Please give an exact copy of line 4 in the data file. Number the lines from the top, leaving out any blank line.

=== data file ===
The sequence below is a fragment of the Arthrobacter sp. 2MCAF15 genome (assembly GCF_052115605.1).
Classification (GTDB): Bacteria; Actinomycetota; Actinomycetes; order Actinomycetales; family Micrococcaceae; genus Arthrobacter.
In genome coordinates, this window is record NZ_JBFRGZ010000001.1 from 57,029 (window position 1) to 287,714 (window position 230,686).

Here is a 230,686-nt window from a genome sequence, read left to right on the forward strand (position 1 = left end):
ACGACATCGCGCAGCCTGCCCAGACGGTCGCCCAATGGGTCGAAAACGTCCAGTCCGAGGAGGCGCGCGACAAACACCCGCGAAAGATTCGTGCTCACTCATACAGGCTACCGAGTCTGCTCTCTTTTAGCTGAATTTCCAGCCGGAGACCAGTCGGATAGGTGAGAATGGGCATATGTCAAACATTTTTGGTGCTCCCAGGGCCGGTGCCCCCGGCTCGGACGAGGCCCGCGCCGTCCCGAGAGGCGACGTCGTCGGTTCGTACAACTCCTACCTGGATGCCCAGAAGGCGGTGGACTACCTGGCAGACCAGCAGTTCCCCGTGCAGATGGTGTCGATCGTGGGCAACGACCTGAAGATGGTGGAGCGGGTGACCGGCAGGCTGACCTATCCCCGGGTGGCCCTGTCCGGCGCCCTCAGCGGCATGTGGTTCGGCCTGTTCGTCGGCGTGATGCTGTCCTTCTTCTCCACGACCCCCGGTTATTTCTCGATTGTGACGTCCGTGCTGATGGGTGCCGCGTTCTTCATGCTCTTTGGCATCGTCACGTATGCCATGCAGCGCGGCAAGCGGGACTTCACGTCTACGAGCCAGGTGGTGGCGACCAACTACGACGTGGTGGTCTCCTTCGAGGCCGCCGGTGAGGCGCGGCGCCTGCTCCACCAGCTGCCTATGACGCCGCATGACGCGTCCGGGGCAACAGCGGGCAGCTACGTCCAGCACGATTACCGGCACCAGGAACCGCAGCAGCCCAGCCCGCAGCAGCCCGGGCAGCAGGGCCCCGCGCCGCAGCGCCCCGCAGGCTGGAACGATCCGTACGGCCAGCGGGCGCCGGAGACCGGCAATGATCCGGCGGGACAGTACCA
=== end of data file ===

Here is a 230,686-nt window from a genome sequence, read left to right on the forward strand (position 1 = left end):